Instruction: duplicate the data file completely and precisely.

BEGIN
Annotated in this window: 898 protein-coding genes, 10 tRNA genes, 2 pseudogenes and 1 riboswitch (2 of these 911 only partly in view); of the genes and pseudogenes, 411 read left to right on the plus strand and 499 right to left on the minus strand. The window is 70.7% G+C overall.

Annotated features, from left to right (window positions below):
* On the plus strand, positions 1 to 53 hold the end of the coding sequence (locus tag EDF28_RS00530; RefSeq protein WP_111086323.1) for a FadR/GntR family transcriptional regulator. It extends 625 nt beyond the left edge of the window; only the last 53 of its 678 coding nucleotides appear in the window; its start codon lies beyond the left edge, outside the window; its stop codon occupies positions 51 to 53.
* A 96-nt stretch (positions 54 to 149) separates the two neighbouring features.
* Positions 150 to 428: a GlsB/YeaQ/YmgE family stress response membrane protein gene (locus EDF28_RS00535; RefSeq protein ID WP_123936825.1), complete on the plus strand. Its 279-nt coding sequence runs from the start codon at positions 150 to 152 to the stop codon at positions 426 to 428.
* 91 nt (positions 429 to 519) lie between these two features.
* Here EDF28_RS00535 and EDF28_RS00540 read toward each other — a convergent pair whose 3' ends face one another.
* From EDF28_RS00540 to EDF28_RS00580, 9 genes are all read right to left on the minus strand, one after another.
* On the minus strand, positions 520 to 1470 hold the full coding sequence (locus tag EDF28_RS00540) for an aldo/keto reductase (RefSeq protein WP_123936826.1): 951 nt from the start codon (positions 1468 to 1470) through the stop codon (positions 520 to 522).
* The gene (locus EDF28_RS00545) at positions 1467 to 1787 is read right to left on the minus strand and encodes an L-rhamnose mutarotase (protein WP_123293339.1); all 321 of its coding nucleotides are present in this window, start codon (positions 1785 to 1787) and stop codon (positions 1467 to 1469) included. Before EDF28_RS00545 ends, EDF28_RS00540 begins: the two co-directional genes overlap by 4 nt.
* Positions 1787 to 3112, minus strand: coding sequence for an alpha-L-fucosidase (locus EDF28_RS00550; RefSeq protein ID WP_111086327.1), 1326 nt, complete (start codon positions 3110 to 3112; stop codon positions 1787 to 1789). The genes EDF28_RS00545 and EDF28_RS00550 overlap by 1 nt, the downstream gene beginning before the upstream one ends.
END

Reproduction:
Annotated in this window: 898 protein-coding genes, 10 tRNA genes, 2 pseudogenes and 1 riboswitch (2 of these 911 only partly in view); of the genes and pseudogenes, 411 read left to right on the plus strand and 499 right to left on the minus strand. The window is 70.7% G+C overall.

Annotated features, from left to right (window positions below):
* On the plus strand, positions 1 to 53 hold the end of the coding sequence (locus tag EDF28_RS00530; RefSeq protein WP_111086323.1) for a FadR/GntR family transcriptional regulator. It extends 625 nt beyond the left edge of the window; only the last 53 of its 678 coding nucleotides appear in the window; its start codon lies beyond the left edge, outside the window; its stop codon occupies positions 51 to 53.
* A 96-nt stretch (positions 54 to 149) separates the two neighbouring features.
* Positions 150 to 428: a GlsB/YeaQ/YmgE family stress response membrane protein gene (locus EDF28_RS00535; RefSeq protein ID WP_123936825.1), complete on the plus strand. Its 279-nt coding sequence runs from the start codon at positions 150 to 152 to the stop codon at positions 426 to 428.
* 91 nt (positions 429 to 519) lie between these two features.
* Here EDF28_RS00535 and EDF28_RS00540 read toward each other — a convergent pair whose 3' ends face one another.
* From EDF28_RS00540 to EDF28_RS00580, 9 genes are all read right to left on the minus strand, one after another.
* On the minus strand, positions 520 to 1470 hold the full coding sequence (locus tag EDF28_RS00540) for an aldo/keto reductase (RefSeq protein WP_123936826.1): 951 nt from the start codon (positions 1468 to 1470) through the stop codon (positions 520 to 522).
* The gene (locus EDF28_RS00545) at positions 1467 to 1787 is read right to left on the minus strand and encodes an L-rhamnose mutarotase (protein WP_123293339.1); all 321 of its coding nucleotides are present in this window, start codon (positions 1785 to 1787) and stop codon (positions 1467 to 1469) included. Before EDF28_RS00545 ends, EDF28_RS00540 begins: the two co-directional genes overlap by 4 nt.
* Positions 1787 to 3112, minus strand: coding sequence for an alpha-L-fucosidase (locus EDF28_RS00550; RefSeq protein ID WP_111086327.1), 1326 nt, complete (start codon positions 3110 to 3112; stop codon positions 1787 to 1789). The genes EDF28_RS00545 and EDF28_RS00550 overlap by 1 nt, the downstream gene beginning before the upstream one ends.